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by Mitchell Abidor IT’S CERTAINLY A TRUISM that no one is only one thing, and even if there is some element that dominates a person’s existence, or our vision of that existence, people have multiple facets and are viewed differently by all who know them. The most caring of husbands and loving of fathers can also be a killer. The most brutal of killers can also be a loving father and husband. That this applies to the men behind the Nazi genocide is the lesson of Vanessa Lapa’s astounding film The Decent One, which will be showing at Film Forum in New York from October 1-October 14. Lapa’s film is a private portrait of Reichsführer SS Heinrich Himmler (1900-1945), and it aims to unsettle us, to unsettle our notion of the Holocaust and its perpetrators, as well as any complacency we might have about human character. By constructing the film around private letters and diaries, Lapa, a Belgian-born filmmaker who lives in Israel. shows Himmler as a human being who contains a monster, and not the other way around. Viewing him that way forces us to view the perpetrators of the Holocaust in a startling light. The private materials written by Himmler, his father, his wife, his daughter, and his mistress, which form the spine of The Decent One, trace his life from his childhood until his suicide at the time of the Third Reich’s collapse. The archival material that Lapa draws from was massive and scattered: At war’s end, the American troops who captured Himmler’s villa took the papers with them and shared them out. Over the course of decades, the papers traveled the world, until one section ended up at the Hoover Institute and the rest were purchased by David Lapa, the director’s father, to enable her to make this film. Lapa merges and juxtaposes them brilliantly with archival footage that shows Himmler the husband and father, relaxed, playing with his child, fishing with the family, as well as Himmler the strutting, goose-stepping Nazi in his Ruritanian uniform. The assembled portrait is a fascinating one, and in viewing it we see the unity of the man within his internal schisms. The boy who licks stamps is the same person as the man who will review the most effective methods for killing Jews; the shaken young man convinced that no one likes him “because he talks too much” and isn’t voted into a student society will rule the police of a vast Reich. Even monsters started small, and though our knowledge of what will come colors our image of the embryonic Himmler, by experiencing his adolescent worries and concerns we see that he was, after all, a boy and young man like any other — who grew into a fate unlike any other. His idées fixes, from early in his life, would come to rule his life. As a little boy, he wrote of his fondness for war games and bemoaned his loss of ten million (toy) soldiers. During World War I, he speaks of Russian prisoners as “multiplying like vermin.” Just as the Nazi leaders would look down on the Germans for their inability to win their war, he has contempt for his fellow Bavarians’ lack of strength, their “shitting in their pants” during World War I. The strict official morality of the Nazis is already there as well, as he condemns a friend’s 3-year-old daughter for running around the house naked. All of this will flower and be acted on in later life, as, of course, will his early Jew-hatred (“we went to the Reich’s Eagle Bar — It was crawling with Jews”). Perhaps this is one of the most strikingly unique aspects of Nazi leadership: Few of us get to act on our long-held personal prejudices and turn them into a national policy of murder. So there is a straight line from this younger to the older Himmler. But what are we then to make of the Himmler who is so smitten with the woman he will soon marry that he numbers his letters to her, since he’s certain there’ll be so many, and addresses her during the war as “My Dear Mommy” — yet has a mistress he also loves and with whom he has a child? Or the Himmler who dotes on his daughter, never failing to send her gifts from wherever he is, even en route to Auschwitz? Or who advocates families of at least three or four children, but only has one? Or who says about the Jews he is rounding up and killing that “we will have a decent attitude towards these human animals” — and who, as the war is nearing a close, sends his daughter a poem entitled “Redemption,” which says that “the future — German people — is yours, yet kills himself”? What of the Himmler who, with millions dead because of his deeds, can say of “the German officers, the German generals, the German soldiers, that they were decent.” IT WOULD BE EASY TO WRITE THIS ALL OFF as the words and thoughts not only of a mass murderer, but of a hypocrite. Yet the accumulation of material in The Decent One leads to quite another conclusion: Himmler, and by extension his fellows, whom his daughter (for whom Hitler is “Uncle Adolf”) finds cause to criticize — in particular Goering (who “cares about nothing” and is “flashy”) and Goebbels ( a good man, though “condescending”) — were sincere. Himmler loved his wife, his daughter, his mistress (for a while anyway; when last heard from, the mistress is mockingly referring to him as “King Heinrich”). His decency was not false, but was predicated on the notion that “other nations [should] serve us,” and that the life of a German is worth more than that of a non-German. Jews, needless to say, were “sub-human” to him. Once you’ve excluded from the human race Jews, homosexuals (who he had a particular animus towards), Poles, and Russians, anything you do to them is permitted and isn’t a violation of decency. Decency is defined instead as the protection of your own country, your own people, your own “race” — and the mistreatment of those outside the accepted group is permitted since it is not mistreatment of people. You can be just a normal, straying husband, a figure of probity (his wife keeps strict household accounts, and Himmler tells his daughter she can’t keep a pony she was given for her birthday because the gift-giver hoped to profit from their relationship), yet still kill millions -- without the contradiction causing you to crack, or even to feel it. The Decent One’s title is thus both ironic and not. It shows that you can be the decent one and the killer at one and the same time. You can be the definition of decency for yourself and those who believe as you do, and the embodiment of indecency to everyone else. Vanessa Lapa’s film forces us to confront the decent man as killer. Mitchell Abidor, a contributing writer to Jewish Currents, is the translator and editor of the forthcoming anthology of writings by Victor Serge, Anarchists Never Surrender, as well as the first English translation of Jean Jaurès’ Socialist History of the French Revolution, which will be published by Pluto Press in 2015.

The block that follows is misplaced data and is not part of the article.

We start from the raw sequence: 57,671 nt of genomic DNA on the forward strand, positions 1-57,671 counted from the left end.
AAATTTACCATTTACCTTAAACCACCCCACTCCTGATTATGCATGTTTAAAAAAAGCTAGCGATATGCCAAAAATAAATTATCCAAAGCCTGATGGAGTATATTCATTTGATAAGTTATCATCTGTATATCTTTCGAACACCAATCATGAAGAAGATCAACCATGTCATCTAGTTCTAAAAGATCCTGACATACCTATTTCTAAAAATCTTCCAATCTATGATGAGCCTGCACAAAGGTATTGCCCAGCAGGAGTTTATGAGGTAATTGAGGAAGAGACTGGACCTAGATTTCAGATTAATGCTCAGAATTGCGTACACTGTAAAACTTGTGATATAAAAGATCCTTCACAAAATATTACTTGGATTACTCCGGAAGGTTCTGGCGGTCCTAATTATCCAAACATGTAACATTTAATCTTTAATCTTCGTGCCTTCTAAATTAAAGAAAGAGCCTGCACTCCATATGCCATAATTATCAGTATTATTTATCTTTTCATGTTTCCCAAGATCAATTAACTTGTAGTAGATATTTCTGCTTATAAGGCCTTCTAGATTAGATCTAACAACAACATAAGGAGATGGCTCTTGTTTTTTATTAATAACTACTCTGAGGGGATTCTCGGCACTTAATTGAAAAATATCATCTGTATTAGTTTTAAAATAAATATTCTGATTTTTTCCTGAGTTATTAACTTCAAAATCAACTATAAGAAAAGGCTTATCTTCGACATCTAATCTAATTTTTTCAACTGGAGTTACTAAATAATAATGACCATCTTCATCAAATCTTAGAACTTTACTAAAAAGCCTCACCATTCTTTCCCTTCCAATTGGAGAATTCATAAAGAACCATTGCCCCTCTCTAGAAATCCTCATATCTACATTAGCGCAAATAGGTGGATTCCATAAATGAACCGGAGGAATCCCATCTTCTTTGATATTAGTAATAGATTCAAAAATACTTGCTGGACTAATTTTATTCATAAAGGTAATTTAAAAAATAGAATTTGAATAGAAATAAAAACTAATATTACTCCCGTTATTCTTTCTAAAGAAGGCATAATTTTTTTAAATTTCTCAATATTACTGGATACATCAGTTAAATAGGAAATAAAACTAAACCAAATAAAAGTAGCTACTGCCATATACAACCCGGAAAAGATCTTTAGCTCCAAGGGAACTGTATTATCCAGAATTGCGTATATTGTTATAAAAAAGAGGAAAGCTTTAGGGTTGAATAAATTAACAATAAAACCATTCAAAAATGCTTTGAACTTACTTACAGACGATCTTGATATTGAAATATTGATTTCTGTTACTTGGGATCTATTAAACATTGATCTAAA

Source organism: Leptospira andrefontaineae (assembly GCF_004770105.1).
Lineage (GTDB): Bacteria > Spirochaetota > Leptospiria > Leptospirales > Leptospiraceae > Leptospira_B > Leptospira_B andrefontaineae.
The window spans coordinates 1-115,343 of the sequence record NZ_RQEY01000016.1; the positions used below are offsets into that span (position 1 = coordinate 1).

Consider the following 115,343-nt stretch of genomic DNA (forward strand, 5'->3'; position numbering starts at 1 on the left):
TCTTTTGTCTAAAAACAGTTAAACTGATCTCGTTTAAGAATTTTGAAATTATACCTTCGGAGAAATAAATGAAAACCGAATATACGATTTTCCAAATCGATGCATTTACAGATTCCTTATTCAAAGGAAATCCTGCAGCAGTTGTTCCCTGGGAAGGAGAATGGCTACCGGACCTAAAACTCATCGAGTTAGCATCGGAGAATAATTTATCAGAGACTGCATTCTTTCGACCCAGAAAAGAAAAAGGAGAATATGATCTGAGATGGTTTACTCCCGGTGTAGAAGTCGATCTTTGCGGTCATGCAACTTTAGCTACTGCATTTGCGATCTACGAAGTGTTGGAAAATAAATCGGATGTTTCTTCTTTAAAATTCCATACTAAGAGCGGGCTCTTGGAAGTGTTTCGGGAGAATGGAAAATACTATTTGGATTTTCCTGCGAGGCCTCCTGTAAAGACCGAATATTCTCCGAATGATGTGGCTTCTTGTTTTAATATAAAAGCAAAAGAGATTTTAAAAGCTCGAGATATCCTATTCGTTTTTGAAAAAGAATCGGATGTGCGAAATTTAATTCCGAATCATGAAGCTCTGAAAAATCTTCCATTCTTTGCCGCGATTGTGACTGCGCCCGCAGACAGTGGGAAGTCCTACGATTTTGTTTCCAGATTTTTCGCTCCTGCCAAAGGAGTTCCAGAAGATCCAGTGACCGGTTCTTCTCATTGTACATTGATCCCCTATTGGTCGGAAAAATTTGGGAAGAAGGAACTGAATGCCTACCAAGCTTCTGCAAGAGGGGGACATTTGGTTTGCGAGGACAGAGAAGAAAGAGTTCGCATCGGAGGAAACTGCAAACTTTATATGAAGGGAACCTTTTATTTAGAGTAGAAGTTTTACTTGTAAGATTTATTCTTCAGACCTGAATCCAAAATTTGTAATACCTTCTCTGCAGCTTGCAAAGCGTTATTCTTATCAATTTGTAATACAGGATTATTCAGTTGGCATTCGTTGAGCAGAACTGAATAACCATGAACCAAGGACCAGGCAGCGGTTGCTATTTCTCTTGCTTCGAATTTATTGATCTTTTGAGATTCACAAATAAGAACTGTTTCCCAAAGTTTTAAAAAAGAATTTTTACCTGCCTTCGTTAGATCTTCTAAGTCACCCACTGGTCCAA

Mitchell Abidor, a contributing writer to Jewish Currents, is a writer and translator living in Brooklyn. Among his books are a translation of Victor Serge’s Notebooks 1936-1947, May Made Me: An Oral History of My 1968 in France, and I’ll Forget it When I Die, a history of the Bisbee Deportation of 1917. His writings have appeared in The New York Times, Foreign Affairs, Liberties, Dissent, The New York Review of Books, and many other publications.